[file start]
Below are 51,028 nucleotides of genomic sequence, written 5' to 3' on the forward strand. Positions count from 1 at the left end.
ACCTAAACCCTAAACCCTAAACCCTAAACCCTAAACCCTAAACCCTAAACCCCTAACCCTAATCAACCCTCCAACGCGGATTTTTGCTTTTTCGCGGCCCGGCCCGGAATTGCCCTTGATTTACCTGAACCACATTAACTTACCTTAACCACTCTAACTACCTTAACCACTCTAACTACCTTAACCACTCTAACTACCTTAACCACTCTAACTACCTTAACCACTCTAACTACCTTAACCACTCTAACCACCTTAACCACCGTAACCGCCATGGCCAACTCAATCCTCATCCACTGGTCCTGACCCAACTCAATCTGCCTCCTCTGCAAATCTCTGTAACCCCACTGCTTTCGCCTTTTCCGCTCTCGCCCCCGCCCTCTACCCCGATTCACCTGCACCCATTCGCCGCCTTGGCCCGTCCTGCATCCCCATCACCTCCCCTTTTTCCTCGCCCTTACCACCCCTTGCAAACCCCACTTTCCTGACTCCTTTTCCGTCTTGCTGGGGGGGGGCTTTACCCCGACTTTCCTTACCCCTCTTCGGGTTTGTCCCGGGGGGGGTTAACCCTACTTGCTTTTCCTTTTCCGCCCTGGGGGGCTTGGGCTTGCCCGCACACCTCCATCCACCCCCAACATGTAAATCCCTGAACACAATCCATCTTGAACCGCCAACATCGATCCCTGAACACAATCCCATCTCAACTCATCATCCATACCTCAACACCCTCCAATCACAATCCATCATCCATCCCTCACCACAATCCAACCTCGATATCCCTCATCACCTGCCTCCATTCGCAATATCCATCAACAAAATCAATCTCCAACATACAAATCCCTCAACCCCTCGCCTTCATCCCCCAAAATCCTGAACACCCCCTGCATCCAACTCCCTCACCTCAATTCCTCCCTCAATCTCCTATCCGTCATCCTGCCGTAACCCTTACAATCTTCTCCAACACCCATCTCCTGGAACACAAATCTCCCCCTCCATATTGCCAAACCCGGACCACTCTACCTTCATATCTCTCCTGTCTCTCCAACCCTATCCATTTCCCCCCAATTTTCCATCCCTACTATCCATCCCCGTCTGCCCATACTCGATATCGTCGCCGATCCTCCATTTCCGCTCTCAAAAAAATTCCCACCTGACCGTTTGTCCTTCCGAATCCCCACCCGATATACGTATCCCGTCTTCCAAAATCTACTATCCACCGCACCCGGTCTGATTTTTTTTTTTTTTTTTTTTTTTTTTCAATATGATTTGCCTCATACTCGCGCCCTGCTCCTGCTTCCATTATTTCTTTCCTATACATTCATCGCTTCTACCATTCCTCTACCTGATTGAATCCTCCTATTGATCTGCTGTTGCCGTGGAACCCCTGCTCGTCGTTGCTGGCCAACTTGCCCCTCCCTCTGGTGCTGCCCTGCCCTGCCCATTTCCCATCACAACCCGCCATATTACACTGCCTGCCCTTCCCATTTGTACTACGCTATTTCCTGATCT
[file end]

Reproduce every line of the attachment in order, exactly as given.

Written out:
Below are 51,028 nucleotides of genomic sequence, written 5' to 3' on the forward strand. Positions count from 1 at the left end.
ACCTAAACCCTAAACCCTAAACCCTAAACCCTAAACCCTAAACCCTAAACCCCTAACCCTAATCAACCCTCCAACGCGGATTTTTGCTTTTTCGCGGCCCGGCCCGGAATTGCCCTTGATTTACCTGAACCACATTAACTTACCTTAACCACTCTAACTACCTTAACCACTCTAACTACCTTAACCACTCTAACTACCTTAACCACTCTAACTACCTTAACCACTCTAACTACCTTAACCACTCTAACCACCTTAACCACCGTAACCGCCATGGCCAACTCAATCCTCATCCACTGGTCCTGACCCAACTCAATCTGCCTCCTCTGCAAATCTCTGTAACCCCACTGCTTTCGCCTTTTCCGCTCTCGCCCCCGCCCTCTACCCCGATTCACCTGCACCCATTCGCCGCCTTGGCCCGTCCTGCATCCCCATCACCTCCCCTTTTTCCTCGCCCTTACCACCCCTTGCAAACCCCACTTTCCTGACTCCTTTTCCGTCTTGCTGGGGGGGGGCTTTACCCCGACTTTCCTTACCCCTCTTCGGGTTTGTCCCGGGGGGGGTTAACCCTACTTGCTTTTCCTTTTCCGCCCTGGGGGGCTTGGGCTTGCCCGCACACCTCCATCCACCCCCAACATGTAAATCCCTGAACACAATCCATCTTGAACCGCCAACATCGATCCCTGAACACAATCCCATCTCAACTCATCATCCATACCTCAACACCCTCCAATCACAATCCATCATCCATCCCTCACCACAATCCAACCTCGATATCCCTCATCACCTGCCTCCATTCGCAATATCCATCAACAAAATCAATCTCCAACATACAAATCCCTCAACCCCTCGCCTTCATCCCCCAAAATCCTGAACACCCCCTGCATCCAACTCCCTCACCTCAATTCCTCCCTCAATCTCCTATCCGTCATCCTGCCGTAACCCTTACAATCTTCTCCAACACCCATCTCCTGGAACACAAATCTCCCCCTCCATATTGCCAAACCCGGACCACTCTACCTTCATATCTCTCCTGTCTCTCCAACCCTATCCATTTCCCCCCAATTTTCCATCCCTACTATCCATCCCCGTCTGCCCATACTCGATATCGTCGCCGATCCTCCATTTCCGCTCTCAAAAAAATTCCCACCTGACCGTTTGTCCTTCCGAATCCCCACCCGATATACGTATCCCGTCTTCCAAAATCTACTATCCACCGCACCCGGTCTGATTTTTTTTTTTTTTTTTTTTTTTTTTCAATATGATTTGCCTCATACTCGCGCCCTGCTCCTGCTTCCATTATTTCTTTCCTATACATTCATCGCTTCTACCATTCCTCTACCTGATTGAATCCTCCTATTGATCTGCTGTTGCCGTGGAACCCCTGCTCGTCGTTGCTGGCCAACTTGCCCCTCCCTCTGGTGCTGCCCTGCCCTGCCCATTTCCCATCACAACCCGCCATATTACACTGCCTGCCCTTCCCATTTGTACTACGCTATTTCCTGATCT